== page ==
Sunday, October 4, 2009

Beef Stew

This is my mom's recipe and I love it. It doesn't have the "canned beef stew" flavor. It is hearty and comforting on a cold day. Serve with some warm rolls and call it dinner!

1 1/2 to 2 pounds of beef, cut into bite size chunks
4 large potatoes, peeled and cut into chunks (about 30 oz)
6 large carrots, peeled and sliced into chunks
1 cup flour
1 tsp salt
1/4 tsp pepper
8 cups of chicken broth
3 Tablespoons oil

After cutting your meat into chunks, place in a bag with flour, salt and pepper. Shake well to coat the meat. In a large pot heat the oil and then pour your meat mixture into the hot oil. Brown the meat on all sides then add the chicken broth. Bring stew to a boil, add the potatoes and carrots and then cover and turn down to a simmer. Simmer for 4 to 5 hours on the stove, stirring occasionally to make sure the broth doesn't burn on the bottom. If your stew begins to boil rapidly, turn down the heat; you want a very warm simmer with only a bubble here and there. If you want a thicker broth, right before you serve the stew put a 1/4 cup to 1/2 cup of flour in a large bowl. Add chicken broth in the amount of flour you have to your flour. Stir until smooth. A tablespoon at a time add hot liquid from your stew to the flour mixture until you have doubled the amount of liquid in your flour mixture. Slowly pour the flour mixture into your stew. Doing it this way should eliminate any lumps in your stew. Cook at a boil for 1 minute. If stew still isn't thick enough, repeat the process.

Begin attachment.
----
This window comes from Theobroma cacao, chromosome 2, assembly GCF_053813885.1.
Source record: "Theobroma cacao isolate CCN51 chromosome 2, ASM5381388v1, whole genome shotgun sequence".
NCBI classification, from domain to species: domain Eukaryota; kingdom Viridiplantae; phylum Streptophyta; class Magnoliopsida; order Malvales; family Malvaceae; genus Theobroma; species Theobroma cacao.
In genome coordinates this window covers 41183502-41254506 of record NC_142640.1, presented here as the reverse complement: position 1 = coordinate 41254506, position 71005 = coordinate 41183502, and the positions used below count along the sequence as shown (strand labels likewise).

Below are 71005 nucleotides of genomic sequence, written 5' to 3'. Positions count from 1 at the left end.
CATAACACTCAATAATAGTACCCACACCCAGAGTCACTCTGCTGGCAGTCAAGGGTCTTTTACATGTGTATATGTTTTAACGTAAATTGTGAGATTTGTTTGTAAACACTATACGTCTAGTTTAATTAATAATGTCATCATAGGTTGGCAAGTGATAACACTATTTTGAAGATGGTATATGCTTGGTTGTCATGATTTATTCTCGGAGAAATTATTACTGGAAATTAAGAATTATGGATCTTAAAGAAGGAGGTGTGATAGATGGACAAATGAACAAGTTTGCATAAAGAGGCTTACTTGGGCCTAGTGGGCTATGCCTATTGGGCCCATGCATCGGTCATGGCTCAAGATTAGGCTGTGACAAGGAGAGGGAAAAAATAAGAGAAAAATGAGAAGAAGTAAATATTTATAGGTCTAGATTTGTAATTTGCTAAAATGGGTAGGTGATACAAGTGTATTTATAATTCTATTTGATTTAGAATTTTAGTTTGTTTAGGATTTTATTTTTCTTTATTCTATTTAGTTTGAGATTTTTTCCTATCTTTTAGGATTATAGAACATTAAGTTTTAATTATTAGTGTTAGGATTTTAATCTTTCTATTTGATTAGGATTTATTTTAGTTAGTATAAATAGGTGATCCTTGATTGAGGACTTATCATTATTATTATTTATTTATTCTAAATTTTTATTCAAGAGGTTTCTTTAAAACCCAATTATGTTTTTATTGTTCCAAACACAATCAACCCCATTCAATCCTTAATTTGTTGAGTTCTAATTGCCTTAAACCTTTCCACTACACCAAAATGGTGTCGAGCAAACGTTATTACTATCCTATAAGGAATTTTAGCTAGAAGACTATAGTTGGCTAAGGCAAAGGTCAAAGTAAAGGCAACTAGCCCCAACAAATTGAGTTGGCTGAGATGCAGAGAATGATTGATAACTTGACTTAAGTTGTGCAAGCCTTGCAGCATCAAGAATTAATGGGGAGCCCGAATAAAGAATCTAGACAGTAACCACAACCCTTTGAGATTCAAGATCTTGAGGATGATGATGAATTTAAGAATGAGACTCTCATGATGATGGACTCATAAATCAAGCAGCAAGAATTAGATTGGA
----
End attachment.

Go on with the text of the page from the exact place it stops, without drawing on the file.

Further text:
*Make sure you never boil your stew while it is supposed to be simmering, it will turn your potatoes to mush. If you keep it at a simmer they will turn soft but remain firm.
*I recommend using chicken broth and not beef broth. Chicken broth is what keeps it from getting the canned stew flavor.
*This makes enough to feed my family of 6 for two nights. If you have a smaller family or don't want leftovers then half all of the ingredients.
*This recipe really needs to simmer for at least 4 to 5 hours otherwise your meat will be tough. If you do simmer it long enough, you will have very tender beef that just melts in your mouth.

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